Learning from Amsterdam: From Squatters' Networks to an Early DIY Internet
Radical Networks 2019 Proposal
Name: Amanda Wasielewski
Location: Stockholm, Sweden
Twitter: @awasielewski Repo:
Url(s): http://www.amandawasielewski.com, http://www.uninstallationart.com, http://www.madeinbrooklyn.city
Consent to being photographed?: Yes
Consent to being on the livestream?: Yes
Speaker Bio and Profile Picture
Amanda Wasielewski is an American artist and researcher based in Stockholm. She is a postdoctoral fellow in Art History at Stockholm University with a focus on visual cultural heritage and digital interfaces, and she is the author of Made in Brooklyn: Artists, Hipsters, Makers, Gentrifiers (2018). Wasielewski has taught social media and internet studies at the University of Amsterdam, architectural history at the Spitzer School of Architecture, and modern art history at Lehman College in New York. Her artwork has been exhibited internationally.
Community: I am part of an international community that shares an interest in digital culture and art. Both myself and my work have not been limited geographically although my research tends to look at very specific contexts. Drawing from my own experiences living in these places, I have recently done research on artistic communities in Bushwick, Brooklyn and Amsterdam, Netherlands.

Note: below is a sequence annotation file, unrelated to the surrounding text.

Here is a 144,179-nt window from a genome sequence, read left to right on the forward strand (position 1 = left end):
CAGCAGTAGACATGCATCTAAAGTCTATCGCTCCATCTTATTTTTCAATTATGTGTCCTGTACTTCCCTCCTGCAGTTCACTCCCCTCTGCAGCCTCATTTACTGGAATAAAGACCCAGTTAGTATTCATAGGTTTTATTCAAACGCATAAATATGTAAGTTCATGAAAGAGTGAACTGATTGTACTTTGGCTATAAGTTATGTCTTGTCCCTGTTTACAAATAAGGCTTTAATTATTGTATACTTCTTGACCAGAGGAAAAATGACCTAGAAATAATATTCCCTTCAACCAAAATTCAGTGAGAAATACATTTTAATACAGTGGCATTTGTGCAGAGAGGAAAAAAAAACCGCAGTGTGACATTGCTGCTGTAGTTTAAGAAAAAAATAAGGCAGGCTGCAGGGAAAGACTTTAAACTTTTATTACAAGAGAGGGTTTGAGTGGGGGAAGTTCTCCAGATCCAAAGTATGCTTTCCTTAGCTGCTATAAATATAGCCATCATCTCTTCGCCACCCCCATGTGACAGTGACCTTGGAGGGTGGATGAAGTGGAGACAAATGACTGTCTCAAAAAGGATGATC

In the early 1980s, Amsterdam was a battleground. During this time, conflicts between squatters, property owners, and the police frequently escalated into full-scale riots. Although the practice of squatting was legally protected in the Netherlands, the formation of a social movement around squatting in the mid- to late ’70s brought about a turbulent period exacerbated by economic hardship and widespread youth unemployment. Those active in the squatters’ movement sought to carve out new spaces in the fabric of the city, guided by anarchist politics and a desire for autonomy. These cracks in the established order created a model of resistance that artists carried over into other fields of practice, particularly media art and early network culture. Drawing from my research into the relationship between squatting and the internet in Amsterdam, I am proposing a short talk outlining what we can learn about contemporary net discourse by looking back to this moment in the ‘80s and early ‘90s in the Netherlands. During this time, artists carved out autonomous platforms in urban and media space, including illegal pirate radio and TV broadcasters and alternative art institutions. As network computing technology—early forms of the internet—spread in the late ’80s, squatters and media artists saw its potential as a means by which their autonomous communities could be extended. These activities led to the development of the first ISPs available to the Dutch public—XS4ALL and De Digitale Stad (The Digital City)—in 1993. They were created, not by business entrepreneurs or corporate entities but by a coalition of idealistic artists, activists, and anarchists who wanted to create a network that would be open, democratic, autonomous, and centered around art, politics, and culture rather than monetary exchange.
Length: 30 minutes for my presentation with 10 minutes for Q+A